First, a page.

Backgrounder on Allegation Process
The NRC has responsibility for regulating the operation of over 100 nuclear power plants and more than 6,000 materials licensees. The magnitude of the licensed activities is so extensive that the NRC can inspect only a fraction of them. While the NRC's program for ensuring adequate protection is not dependent upon allegations of safety deficiencies, the knowledge of the thousands of employees working in NRC-regulated activities provides valuable insights into the day-to-day practice of licensees. The NRC, therefore, encourages employees working in regulated activities to raise safety concerns.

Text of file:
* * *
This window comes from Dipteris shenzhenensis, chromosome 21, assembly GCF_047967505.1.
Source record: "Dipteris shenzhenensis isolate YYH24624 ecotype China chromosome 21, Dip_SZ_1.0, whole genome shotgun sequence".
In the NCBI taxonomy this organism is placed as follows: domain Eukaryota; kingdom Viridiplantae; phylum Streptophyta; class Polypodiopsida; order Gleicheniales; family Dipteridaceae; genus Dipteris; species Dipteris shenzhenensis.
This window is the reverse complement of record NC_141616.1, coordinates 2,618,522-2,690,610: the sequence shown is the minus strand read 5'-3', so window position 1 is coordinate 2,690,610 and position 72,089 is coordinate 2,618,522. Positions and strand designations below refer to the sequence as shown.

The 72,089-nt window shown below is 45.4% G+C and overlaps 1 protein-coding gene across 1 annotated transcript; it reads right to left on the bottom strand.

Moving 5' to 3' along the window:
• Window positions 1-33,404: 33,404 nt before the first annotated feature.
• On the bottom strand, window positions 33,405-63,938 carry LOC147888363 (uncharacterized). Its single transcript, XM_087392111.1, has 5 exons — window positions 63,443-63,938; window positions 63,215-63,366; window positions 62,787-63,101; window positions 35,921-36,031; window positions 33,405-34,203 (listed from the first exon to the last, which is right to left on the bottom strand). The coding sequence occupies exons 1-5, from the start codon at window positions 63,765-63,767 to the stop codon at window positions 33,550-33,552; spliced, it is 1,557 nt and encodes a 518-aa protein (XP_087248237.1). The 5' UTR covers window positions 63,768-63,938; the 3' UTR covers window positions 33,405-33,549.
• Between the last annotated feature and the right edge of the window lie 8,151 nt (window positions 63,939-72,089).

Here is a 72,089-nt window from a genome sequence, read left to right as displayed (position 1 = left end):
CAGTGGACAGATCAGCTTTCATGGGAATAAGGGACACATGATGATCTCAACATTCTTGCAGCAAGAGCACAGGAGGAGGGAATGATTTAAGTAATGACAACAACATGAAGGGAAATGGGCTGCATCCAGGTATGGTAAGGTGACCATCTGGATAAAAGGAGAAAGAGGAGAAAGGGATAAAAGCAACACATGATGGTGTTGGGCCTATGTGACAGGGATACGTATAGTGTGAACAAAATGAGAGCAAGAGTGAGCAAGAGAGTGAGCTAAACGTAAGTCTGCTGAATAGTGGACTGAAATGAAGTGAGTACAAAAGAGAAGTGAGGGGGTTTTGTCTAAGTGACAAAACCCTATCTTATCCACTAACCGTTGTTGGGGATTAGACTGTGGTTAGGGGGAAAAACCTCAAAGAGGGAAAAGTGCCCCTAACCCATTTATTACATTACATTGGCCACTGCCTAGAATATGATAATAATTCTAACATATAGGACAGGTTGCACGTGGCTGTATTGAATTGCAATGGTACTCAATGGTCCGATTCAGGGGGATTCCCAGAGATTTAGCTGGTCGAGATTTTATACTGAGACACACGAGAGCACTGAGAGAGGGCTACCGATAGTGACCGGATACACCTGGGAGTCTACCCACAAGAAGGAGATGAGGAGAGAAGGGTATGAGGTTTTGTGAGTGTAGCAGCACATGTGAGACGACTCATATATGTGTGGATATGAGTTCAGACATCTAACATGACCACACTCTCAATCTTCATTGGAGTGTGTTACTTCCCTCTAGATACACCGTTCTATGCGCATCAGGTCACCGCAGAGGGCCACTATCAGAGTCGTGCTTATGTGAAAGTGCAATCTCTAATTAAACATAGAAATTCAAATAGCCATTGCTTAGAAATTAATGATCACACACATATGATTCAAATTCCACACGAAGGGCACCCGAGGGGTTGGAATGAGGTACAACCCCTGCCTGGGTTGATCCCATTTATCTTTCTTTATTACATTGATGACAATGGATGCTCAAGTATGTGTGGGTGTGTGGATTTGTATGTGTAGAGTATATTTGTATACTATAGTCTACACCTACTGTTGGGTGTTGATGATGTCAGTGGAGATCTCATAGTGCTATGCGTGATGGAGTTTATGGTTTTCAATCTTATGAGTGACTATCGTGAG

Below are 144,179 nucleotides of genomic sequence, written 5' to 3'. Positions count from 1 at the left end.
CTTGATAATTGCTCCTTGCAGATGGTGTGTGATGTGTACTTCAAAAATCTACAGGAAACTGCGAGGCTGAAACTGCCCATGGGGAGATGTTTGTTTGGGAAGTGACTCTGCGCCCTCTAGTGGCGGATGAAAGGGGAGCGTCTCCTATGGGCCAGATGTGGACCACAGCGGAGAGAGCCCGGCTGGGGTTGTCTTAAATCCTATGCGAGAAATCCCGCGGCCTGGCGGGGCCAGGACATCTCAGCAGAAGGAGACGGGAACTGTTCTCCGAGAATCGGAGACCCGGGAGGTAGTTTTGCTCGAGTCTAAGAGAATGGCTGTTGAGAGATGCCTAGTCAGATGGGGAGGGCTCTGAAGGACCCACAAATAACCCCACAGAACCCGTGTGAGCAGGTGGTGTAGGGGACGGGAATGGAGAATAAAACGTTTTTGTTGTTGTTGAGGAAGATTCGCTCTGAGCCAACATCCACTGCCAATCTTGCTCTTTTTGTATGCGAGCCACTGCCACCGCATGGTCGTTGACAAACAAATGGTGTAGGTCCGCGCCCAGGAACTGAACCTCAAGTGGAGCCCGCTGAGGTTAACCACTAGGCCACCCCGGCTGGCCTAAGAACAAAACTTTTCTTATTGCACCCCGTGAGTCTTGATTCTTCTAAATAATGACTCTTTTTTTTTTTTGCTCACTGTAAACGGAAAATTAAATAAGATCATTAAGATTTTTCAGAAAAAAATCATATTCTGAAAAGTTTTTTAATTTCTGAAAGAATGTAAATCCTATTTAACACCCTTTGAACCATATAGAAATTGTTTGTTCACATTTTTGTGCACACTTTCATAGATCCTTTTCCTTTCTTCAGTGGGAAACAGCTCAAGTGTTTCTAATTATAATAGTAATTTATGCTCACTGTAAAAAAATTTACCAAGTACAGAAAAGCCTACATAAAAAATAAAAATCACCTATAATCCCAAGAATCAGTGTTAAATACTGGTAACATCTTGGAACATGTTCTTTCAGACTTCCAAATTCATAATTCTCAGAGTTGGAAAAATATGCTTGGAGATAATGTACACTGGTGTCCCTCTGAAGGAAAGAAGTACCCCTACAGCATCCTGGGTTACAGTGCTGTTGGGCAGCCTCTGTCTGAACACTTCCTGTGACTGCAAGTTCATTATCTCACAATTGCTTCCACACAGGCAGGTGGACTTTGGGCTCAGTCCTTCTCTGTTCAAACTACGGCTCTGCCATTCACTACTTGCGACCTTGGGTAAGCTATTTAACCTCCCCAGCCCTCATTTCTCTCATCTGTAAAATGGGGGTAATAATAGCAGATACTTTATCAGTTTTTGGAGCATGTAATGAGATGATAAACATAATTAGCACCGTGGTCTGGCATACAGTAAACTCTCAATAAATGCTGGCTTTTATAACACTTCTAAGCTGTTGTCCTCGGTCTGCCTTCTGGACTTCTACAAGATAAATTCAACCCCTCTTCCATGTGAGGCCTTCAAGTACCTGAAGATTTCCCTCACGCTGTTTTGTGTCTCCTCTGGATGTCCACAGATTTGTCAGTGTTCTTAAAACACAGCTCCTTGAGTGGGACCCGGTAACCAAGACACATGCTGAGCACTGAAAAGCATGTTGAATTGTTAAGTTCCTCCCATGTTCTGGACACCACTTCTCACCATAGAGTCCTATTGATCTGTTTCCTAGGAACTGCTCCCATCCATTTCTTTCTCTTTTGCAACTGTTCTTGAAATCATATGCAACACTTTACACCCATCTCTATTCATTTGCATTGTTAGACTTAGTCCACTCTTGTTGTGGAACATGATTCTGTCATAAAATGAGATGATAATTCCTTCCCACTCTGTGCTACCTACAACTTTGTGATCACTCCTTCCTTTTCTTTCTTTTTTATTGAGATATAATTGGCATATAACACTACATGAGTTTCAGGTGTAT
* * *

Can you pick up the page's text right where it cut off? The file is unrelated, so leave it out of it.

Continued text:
Recognizing that it is licensees, not the NRC, who have the first responsibility for safety, the NRC encourages employees to first raise safety concerns with their employer or the licensee. For this to happen, employees must feel free to raise potential safety issues to their management. Employees may also report concerns directly to the NRC.
Over the years the NRC, the nuclear industry, and the public have benefitted from issues raised by employees of licensees and their contractors. If employees are subjected to retaliation by their employers for reporting safety concerns, there is the potential of creating a "chilling effect" which would inhibit allegers and co-workers from reporting additional safety concerns. If this happens, a valuable source of information for improving safety is potentially lost. Members of the public or people working in NRC-regulated activities may report safety concerns directly to the NRC by discussing the issues with an NRC staff member, calling the NRC's Safety Hotline 800-695-7403,
or writing a letter to the NRC.